Türkiye forecasted to attract foreign tourists despite deadly quakes…. Writes Burak Akinci. Main airlines and Türkiye’s international airports are operating as normal, and clients are maintaining their reservations…reports Asian Lite News
The annual peak season for Turkish tourism is expected to come in time, as popular resorts are largely far away from regions recently hit by massive earthquakes, local experts have said. Türkiye was still recovering from earthquakes that have killed tens of thousands of people and toppled countless buildings in the southern and central parts of the country since Feb. 6.
The disaster has prompted Turkish governments to immediately warn tourists not to travel to the affected zone for their safety concerns, despite the region not being an essential part of the country’s popular destinations, except for the Hatay Province.
“Southeastern Türkiye is noted for some attractions and regional gastronomy features, but are mainly the domain of cultural visitors,” Esra Bilir, a freelance tour operator from the capital city Ankara, told Xinhua.
Bilir said that the most welcomed destinations are located in the southern and western parts of the country, along the Aegean and Mediterranean coastline, hundreds of km from the earthquake zone.
Main airlines and Türkiye’s international airports are operating as normal, and clients are maintaining their reservations, she added.
“There may be a slight decrease in the number of visitors in March or April, but with the start of the season, in May, we expect full occupancy in most resorts,” Bilir said.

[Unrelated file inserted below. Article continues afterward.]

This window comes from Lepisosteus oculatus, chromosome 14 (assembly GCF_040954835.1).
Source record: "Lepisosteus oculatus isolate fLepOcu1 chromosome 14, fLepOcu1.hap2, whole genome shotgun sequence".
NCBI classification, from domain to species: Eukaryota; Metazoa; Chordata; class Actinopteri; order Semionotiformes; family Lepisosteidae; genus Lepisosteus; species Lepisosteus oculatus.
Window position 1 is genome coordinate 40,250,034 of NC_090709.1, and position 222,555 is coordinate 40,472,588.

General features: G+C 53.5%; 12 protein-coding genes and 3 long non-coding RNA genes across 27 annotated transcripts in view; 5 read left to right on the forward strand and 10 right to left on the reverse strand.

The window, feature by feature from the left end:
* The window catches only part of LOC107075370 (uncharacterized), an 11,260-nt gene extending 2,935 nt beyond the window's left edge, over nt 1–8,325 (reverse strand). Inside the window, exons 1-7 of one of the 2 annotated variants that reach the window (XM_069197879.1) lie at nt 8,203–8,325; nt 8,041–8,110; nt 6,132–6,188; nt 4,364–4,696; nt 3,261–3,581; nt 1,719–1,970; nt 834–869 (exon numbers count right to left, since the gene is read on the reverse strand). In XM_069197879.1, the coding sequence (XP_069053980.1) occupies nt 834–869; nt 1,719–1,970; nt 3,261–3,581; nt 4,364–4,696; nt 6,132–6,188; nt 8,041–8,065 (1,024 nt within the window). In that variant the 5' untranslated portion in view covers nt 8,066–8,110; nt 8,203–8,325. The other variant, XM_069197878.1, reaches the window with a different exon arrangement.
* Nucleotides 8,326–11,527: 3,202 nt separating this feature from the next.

Türkiye annually receives millions of tourists from across the globe. The industry is vital for the Turkish economy by employing about two million people.
This year, its revenues are all the more important for covering the rebuilding costs estimated to be tens of billions of dollars, Kaan Sahinalp, a representative of foreign tourism companies in Türkiye, told Xinhua.
In 2022, the country welcomed more than 51 million tourists, said tourism and Culture minister Mehmet Nuri Ersoy. That brought in 46 billion U.S. dollars in revenues, a 53.4 percent surge from 2021, the Turkish Statistical Institute said in late January.
Earlier this month, Ersoy said foreign arrivals are expected to reach 60 million in 2023, which would translate into 56 billion dollars of income.
“The companies that I represent think that this year will be better than the past year, as reservations are increasing,” Sahinalp said.
Speaking of market sentiment, he said “there was an initial shock and hesitation from clients abroad, but now we can see that the mood has gone.”
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